THERE are no cells. Inmates have an interactive TV. Correctional officers are encouraged to be “pro-social” with crooks. And prisoners will go through a rigorous application process for the dubious privilege of being locked up here.
This is the new world of life behind bars.
And it is unfolding in the Hunter as Cessnock jail prepares to take on 400 fresh maximum security prisoners in stage one of the facility’s massive expansion plans.
The Newcastle Herald was given an exclusive tour of the new rapid-build prison ahead of its opening early next year.
While corrective staff are promising a “culture change” for inmates and officers, this is still a maximum security prison.
“Make no mistake about it,” Governor Richard Heycock said.
“They are still maximum security inmates. This is definitely not a soft approach, but they are going to be treated like adults. It’s like raising children – if you want people to behave a certain way, you treat them a certain way.
“For many that is culture change. The previous thinking has been minimal interaction with inmates.”
The most striking difference between the new Hunter Correctional Centre and the existing jail is the lack of physical cells. Inmates are locked up in open plan dormitory-style accommodation across four wings, with each wing containing four “pods” with room for 25 inmates.
It’s like raising children - if you want people to behave a certain way, you treat them a certain way.Governor Richard Heycock
Inmates go through the standard procedure on arrival, issued with two sheets, one blanket and three sets of greens. They are allowed some photographs and a handful of legal documents in their partitioned room.
A mezzanine that overlooks each wing will be guarded around the clock, with the facility’s advanced CCTV security camera system capable of reading the print on a newspaper.
“We’ll be able to respond in seconds,” Mr Heycock said when asked about the potential for disturbances. “There’s not much that can’t be seen here.”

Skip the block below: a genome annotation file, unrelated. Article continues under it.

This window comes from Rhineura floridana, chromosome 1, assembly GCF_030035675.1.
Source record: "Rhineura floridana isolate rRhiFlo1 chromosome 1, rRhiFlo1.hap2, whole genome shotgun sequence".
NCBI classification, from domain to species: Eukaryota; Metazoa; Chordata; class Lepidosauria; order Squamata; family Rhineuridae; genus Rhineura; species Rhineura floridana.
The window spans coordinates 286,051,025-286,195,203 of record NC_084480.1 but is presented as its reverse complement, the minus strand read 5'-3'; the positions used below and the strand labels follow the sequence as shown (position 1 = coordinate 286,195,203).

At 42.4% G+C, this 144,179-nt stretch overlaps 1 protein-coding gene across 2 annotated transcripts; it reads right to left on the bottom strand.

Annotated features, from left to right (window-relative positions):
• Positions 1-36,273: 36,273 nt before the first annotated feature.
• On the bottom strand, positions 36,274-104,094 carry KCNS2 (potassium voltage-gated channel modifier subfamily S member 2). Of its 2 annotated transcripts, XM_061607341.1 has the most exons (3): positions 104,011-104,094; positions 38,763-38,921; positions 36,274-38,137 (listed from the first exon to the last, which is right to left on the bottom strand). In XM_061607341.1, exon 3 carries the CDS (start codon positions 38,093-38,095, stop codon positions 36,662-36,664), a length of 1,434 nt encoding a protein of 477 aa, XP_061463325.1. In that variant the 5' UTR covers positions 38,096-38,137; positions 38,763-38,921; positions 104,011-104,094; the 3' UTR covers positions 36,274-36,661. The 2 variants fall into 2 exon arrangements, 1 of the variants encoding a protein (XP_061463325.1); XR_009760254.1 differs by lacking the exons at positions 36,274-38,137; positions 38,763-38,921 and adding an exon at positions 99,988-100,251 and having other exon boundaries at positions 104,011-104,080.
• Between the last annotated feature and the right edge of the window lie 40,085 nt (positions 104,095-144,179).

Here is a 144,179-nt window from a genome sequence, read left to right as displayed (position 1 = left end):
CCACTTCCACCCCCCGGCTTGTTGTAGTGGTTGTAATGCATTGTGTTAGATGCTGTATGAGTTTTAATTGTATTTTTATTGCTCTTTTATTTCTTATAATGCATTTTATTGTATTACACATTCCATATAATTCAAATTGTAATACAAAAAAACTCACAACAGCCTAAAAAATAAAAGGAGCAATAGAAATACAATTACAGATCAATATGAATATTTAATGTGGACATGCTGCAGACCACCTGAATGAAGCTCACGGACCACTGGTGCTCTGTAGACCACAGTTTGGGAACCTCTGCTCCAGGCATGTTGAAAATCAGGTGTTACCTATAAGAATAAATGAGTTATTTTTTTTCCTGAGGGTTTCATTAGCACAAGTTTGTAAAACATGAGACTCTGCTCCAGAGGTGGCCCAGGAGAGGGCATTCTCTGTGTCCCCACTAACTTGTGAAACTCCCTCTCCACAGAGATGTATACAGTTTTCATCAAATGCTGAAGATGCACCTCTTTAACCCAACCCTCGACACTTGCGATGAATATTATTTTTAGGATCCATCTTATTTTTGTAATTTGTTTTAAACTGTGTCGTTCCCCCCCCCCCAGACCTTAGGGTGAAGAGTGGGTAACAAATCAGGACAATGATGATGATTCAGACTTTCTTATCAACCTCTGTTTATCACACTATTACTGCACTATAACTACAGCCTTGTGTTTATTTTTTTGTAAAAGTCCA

Inside the inmate’s room is, surprisingly, a touch-screen television.
The centrally-controlled screens – which have been tested for breakage with an iron bar – will have access to bank accounts, requests for prison officers and psychological services.
One day, the Herald was told, the screens will have access to Skype.
Inmates are also allowed more time in the yard, but it is lights out at 10pm.
The visitation area is also different, with Mr Heycock pointing out the children’s play area.
“You won’t see any of this anywhere else,” he said.
“The build and the concept itself is very unique to Australia. It’s a very innovative way of approaching corrections.”
He said the prison would appeal to inmates because of its modern features and possibly its additional privileges.
A selection process to determine who would be transferred to Cessnock was still under way, with only those who meet a strict criteria approved for transfer.
There is renewed focus on reforming inmates.
“If you’re going to prison, this is where you want to come,” Mr Heycock said.
“It will allow you to undertake industries, get vocational education, better yourself and give yourself a much better standing to get back out into the community and become a productive member of society.
“But the inmates are here to make a change in their lives, and they’ve got to be able to show they want to make that change.”
Corrections Minister David Elliott said the rapid-build design was chosen out of necessity, with a rising inmate population putting strain on the existing prison system. The new Cessnock jail has risen from the ground in 51 weeks, shaving about two years off normal construction time.
“In a perfect world the number of inmates would be going down,” Mr Elliott said.
“But, unfortunately, they’re not, which is why I’ve been impressed not only by the facility, but the ability to keep to a timetable.”
The jail will have a workforce of 234 people, with roughly 80 new staff.
Mr Heycock said the “hand-picked” correctional officers were in training up until the arrival of the inmates early next year.
“It’s a huge task, but the team I’ve got are very skilled and experienced at what they do,” he said. “On day one, this will be a normal prison”.